|Facon, Benoit -|
|Hufbauer, Ruth -|
|Tayeh, Ashraf -|
|Lombaert, Eric -|
|Vitalis, Renaud -|
|Guillemaud, Thomas -|
|Estoup, Arnoud -|
Submitted to: Current Biology
Publication Type: Peer Reviewed Journal
Publication Acceptance Date: January 26, 2011
Publication Date: March 14, 2011
Citation: Facon, B., Hufbauer, R., Tayeh, A., Lombaert, E., Vitalis, R., Guillemaud, T., Lundgren, J.G., Estoup, A. 2011. Inbreeding depression is purged in the invasive insect Harmonia axyridis. Current Biology. 21:424-427. Interpretive Summary: Invasive species that colonize new regions generally do so with very small populations, which leads to inbreeding and a number of problems associated with it; this phenomenon is called a genetic bottleneck. This study examines the worldwide invasion of Harmonia axyridis, the multi-colored Asian lady beetle. We found that H. axyridis experienced a severe genetic bottleneck when it invaded eastern North America. The data suggests that the population that recovered from this bottleneck was much more resistant to the deleterious effects of inbreeding compared to those populations collected in their native ranges. Essentially, invading species that overcome this problem are thereby more suited for invading future regions because they have purged deleterious traits that might hamper the subsequent expansion of their ranges.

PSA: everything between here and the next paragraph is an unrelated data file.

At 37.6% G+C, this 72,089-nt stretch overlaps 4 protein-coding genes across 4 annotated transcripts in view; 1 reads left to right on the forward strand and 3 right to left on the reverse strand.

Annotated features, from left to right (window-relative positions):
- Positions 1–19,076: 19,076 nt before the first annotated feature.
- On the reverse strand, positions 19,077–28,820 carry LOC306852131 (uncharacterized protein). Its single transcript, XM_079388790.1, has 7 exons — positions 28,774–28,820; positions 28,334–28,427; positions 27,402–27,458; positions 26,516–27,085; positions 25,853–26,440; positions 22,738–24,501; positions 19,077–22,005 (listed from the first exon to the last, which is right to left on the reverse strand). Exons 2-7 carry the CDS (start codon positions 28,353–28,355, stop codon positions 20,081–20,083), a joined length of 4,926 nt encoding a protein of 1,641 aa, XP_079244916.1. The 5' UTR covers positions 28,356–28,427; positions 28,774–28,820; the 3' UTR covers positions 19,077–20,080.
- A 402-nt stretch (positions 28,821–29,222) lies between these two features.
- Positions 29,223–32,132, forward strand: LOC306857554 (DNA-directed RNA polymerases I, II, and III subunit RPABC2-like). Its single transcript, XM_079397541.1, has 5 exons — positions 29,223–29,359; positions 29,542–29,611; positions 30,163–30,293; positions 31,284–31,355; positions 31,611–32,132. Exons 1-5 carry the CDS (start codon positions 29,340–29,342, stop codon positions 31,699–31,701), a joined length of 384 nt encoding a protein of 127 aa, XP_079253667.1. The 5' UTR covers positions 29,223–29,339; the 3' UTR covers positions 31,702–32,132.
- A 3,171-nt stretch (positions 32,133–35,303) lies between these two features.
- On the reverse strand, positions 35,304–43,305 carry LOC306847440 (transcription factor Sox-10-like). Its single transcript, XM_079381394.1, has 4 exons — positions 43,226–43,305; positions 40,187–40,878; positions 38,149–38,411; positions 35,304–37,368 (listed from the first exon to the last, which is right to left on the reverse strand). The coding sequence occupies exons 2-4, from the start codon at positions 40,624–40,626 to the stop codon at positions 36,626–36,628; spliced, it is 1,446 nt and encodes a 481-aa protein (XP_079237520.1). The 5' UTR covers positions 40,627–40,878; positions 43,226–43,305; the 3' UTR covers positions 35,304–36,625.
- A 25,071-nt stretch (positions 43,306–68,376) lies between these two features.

Technical Abstract: Invaders face a genetic barrier when they pass through bottlenecks in population size, which can reduce genetic diversity and increase inbreeding among close relatives. Although low fitness among consanguineous offspring, or inbreeding depression, is widespread, why it is that invaders appear not to be limited by bottlenecks or, consequently, by inbreeding depression, remains an open question. In laboratory environments, intense inbreeding can purge deleterious alleles that cause inbreeding depression and hence increase overall fitness. We use the world-wide invader Harmonia axyridis to compare levels of inbreeding depression between replicate introduced and native populations. We show that invasive populations, which endured a bottleneck, experience almost none of the inbreeding depression suffered by native populations. Thus, deleterious alleles leading to inbreeding depression may be purged during bottlenecks, enabling the evolution of invaders with higher mean fitness overall than their native counterparts.